JRS wants competent people with conscience and compassion

Frido Pflüger SJ
Former JRS Eastern Africa Regional Director
Monday, March 21, 2011

Refugees in Kakuma refugee camp (Kenya) now have access to higher education, after JRS launched its latest education initiative, the so called Jesuit Commons – Higher Education at the Margins project. In his speech during the launch in Kakuma, JRS Eastern Africa Director, Frido Pflueger SJ, talked about the qualities Jesuit education aims to develop in each student. 

First of all, I would like to thank the students and the JRS staff for being here with us today. It is a big opportunity and it is a great chance for you and for all of us to do something very new and very important. 

And it is a big challenge. We have never done something like this before. So for you as students it is new and for us, who are planning and doing everything to ensure the programme works, it is also new.

I am happy that it has started so well. Therefore, I would like to thank all those who have been involved in developing the programme so far. Chris Lowney and Mary McFarland from the Jesuit Commons in the US - thank you so much for all the effort and energy you put into this process. And I would like to thank the JRS team here in Kakuma. (…) This was a huge challenge for you. We just entrusted you with the implementation even though nobody knew how it was supposed to look like in the end. It was new to all of you but as a team, with the support of the country office in Nairobi, you have taken the challenge in a wonderful way. I am incredibly grateful and it is great to see what has happened so far.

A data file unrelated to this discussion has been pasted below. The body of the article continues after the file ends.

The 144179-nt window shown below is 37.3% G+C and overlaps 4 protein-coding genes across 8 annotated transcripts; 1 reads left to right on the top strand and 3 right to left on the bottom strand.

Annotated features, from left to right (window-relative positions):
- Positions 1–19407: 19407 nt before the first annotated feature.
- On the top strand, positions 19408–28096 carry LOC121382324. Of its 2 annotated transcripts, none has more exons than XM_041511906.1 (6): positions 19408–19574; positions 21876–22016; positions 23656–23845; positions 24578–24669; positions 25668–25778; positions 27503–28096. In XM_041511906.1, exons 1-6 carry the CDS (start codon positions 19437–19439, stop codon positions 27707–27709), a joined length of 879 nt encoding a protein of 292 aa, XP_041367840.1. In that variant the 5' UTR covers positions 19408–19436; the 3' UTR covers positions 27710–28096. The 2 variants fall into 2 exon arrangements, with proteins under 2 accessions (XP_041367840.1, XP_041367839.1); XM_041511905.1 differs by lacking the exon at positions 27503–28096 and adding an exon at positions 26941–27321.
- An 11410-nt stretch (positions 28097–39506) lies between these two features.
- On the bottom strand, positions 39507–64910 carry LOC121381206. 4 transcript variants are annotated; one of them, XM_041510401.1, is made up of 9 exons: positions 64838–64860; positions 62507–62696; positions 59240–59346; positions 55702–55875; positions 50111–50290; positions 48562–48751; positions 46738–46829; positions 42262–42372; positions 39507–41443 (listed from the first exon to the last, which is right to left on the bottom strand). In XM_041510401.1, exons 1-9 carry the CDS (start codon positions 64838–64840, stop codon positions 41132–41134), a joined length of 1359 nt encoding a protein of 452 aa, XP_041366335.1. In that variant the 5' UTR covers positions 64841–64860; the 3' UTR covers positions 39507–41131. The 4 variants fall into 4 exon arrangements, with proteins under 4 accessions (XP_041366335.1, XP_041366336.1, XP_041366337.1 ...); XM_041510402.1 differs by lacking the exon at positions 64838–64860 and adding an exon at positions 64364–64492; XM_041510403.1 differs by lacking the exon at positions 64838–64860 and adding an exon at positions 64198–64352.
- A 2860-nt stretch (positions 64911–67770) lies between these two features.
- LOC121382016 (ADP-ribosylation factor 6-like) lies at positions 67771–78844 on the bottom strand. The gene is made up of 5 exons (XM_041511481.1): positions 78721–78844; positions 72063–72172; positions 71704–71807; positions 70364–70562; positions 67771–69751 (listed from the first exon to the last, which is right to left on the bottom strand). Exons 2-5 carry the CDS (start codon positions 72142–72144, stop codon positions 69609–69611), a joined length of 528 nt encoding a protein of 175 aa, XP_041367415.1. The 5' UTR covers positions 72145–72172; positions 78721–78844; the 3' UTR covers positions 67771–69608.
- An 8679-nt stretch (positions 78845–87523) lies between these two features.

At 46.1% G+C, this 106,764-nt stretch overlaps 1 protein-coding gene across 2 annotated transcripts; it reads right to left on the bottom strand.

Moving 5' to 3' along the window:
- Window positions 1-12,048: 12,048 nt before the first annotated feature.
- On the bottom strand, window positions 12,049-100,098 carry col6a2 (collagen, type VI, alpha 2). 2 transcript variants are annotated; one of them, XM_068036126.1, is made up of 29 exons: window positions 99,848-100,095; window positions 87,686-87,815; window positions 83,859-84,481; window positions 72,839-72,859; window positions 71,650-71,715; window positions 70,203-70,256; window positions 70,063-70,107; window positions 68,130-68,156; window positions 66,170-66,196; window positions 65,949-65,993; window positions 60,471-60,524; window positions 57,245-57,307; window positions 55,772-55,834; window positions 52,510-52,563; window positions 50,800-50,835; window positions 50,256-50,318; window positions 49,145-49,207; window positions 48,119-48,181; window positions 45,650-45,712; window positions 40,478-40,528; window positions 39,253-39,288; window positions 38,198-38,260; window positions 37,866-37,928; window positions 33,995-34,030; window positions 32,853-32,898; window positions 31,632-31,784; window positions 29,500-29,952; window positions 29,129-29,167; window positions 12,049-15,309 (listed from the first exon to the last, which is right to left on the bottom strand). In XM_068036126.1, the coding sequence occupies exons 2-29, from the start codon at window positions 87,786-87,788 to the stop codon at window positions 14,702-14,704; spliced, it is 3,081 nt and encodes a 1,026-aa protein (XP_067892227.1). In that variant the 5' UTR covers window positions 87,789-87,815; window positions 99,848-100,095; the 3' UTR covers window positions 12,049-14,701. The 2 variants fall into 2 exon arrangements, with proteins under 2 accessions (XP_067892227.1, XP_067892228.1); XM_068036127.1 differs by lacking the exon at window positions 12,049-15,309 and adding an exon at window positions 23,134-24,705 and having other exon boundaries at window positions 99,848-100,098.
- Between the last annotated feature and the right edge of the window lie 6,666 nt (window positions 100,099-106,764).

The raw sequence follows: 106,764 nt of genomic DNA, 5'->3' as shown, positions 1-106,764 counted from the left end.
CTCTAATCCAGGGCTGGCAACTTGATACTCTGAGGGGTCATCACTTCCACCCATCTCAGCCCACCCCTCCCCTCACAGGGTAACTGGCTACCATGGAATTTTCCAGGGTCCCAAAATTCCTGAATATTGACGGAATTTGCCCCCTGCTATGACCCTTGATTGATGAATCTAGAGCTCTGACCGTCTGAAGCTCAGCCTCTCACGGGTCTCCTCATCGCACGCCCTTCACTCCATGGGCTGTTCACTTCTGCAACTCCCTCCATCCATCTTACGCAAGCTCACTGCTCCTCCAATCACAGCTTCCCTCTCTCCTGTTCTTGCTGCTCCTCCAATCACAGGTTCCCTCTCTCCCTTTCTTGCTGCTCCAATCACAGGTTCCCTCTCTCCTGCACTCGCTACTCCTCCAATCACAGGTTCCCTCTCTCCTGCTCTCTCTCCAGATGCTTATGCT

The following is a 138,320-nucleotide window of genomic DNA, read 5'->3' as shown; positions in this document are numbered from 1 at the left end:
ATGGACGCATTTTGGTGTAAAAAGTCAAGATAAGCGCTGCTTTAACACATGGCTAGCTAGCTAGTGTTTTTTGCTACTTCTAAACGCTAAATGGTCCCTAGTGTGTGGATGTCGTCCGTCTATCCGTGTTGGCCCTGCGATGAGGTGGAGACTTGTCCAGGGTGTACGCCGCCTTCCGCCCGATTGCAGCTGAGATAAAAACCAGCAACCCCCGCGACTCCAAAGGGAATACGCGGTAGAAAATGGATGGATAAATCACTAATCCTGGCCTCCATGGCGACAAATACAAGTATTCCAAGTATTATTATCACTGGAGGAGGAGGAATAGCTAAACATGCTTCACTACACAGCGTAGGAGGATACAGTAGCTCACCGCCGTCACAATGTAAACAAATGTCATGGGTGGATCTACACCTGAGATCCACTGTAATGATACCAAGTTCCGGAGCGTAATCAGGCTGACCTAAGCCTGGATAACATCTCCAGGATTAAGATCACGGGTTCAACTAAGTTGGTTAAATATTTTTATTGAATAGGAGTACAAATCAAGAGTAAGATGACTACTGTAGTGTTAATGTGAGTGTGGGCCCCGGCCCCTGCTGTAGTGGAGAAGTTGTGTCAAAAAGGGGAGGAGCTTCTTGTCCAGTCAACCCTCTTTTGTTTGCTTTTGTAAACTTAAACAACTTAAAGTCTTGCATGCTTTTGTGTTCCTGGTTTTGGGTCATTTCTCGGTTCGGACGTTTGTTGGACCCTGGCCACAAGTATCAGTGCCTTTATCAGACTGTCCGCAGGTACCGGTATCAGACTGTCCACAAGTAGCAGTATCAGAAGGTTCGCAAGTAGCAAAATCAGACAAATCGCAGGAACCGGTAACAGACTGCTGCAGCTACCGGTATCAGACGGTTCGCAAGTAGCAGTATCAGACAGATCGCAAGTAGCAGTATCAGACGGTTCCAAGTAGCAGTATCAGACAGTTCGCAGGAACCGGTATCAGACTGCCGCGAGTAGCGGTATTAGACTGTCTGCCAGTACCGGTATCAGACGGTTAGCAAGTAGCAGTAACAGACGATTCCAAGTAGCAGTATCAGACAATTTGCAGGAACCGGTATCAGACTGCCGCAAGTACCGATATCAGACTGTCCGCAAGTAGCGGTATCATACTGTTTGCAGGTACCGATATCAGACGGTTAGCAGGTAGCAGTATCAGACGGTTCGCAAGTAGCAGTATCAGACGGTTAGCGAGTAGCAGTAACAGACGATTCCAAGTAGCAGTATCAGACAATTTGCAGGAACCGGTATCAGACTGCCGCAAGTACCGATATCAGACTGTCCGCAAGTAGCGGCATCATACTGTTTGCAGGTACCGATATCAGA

There is still a lot of work ahead of us. As you have heard from the UN refugee agency (UNHCR) we are already in the process of looking into more opportunities to increase the impact of the programme and enable more students to participate in this wonderful opportunity. 

No dead end after secondary education anymore